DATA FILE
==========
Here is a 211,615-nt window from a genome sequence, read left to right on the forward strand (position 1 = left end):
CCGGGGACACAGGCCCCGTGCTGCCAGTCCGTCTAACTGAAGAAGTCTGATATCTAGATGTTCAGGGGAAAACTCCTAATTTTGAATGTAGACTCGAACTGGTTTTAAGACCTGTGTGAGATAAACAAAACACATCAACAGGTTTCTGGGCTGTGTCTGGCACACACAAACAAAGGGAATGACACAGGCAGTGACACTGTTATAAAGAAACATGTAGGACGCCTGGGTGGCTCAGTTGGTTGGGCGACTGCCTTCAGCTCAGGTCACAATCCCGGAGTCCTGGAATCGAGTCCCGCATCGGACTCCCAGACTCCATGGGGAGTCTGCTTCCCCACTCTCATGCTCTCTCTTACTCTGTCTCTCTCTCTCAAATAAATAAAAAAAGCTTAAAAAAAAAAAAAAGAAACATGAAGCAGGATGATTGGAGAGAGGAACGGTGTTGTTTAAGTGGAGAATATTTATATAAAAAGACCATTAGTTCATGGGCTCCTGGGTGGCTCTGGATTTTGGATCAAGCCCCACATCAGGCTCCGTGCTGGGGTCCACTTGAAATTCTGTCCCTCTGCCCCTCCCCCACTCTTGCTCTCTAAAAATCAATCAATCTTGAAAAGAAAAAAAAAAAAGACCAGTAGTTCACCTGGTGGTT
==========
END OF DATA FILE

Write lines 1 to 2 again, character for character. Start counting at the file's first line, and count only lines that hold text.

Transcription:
Here is a 211,615-nt window from a genome sequence, read left to right on the forward strand (position 1 = left end):
CCGGGGACACAGGCCCCGTGCTGCCAGTCCGTCTAACTGAAGAAGTCTGATATCTAGATGTTCAGGGGAAAACTCCTAATTTTGAATGTAGACTCGAACTGGTTTTAAGACCTGTGTGAGATAAACAAAACACATCAACAGGTTTCTGGGCTGTGTCTGGCACACACAAACAAAGGGAATGACACAGGCAGTGACACTGTTATAAAGAAACATGTAGGACGCCTGGGTGGCTCAGTTGGTTGGGCGACTGCCTTCAGCTCAGGTCACAATCCCGGAGTCCTGGAATCGAGTCCCGCATCGGACTCCCAGACTCCATGGGGAGTCTGCTTCCCCACTCTCATGCTCTCTCTTACTCTGTCTCTCTCTCTCAAATAAATAAAAAAAGCTTAAAAAAAAAAAAAAGAAACATGAAGCAGGATGATTGGAGAGAGGAACGGTGTTGTTTAAGTGGAGAATATTTATATAAAAAGACCATTAGTTCATGGGCTCCTGGGTGGCTCTGGATTTTGGATCAAGCCCCACATCAGGCTCCGTGCTGGGGTCCACTTGAAATTCTGTCCCTCTGCCCCTCCCCCACTCTTGCTCTCTAAAAATCAATCAATCTTGAAAAGAAAAAAAAAAAAGACCAGTAGTTCACCTGGTGGTT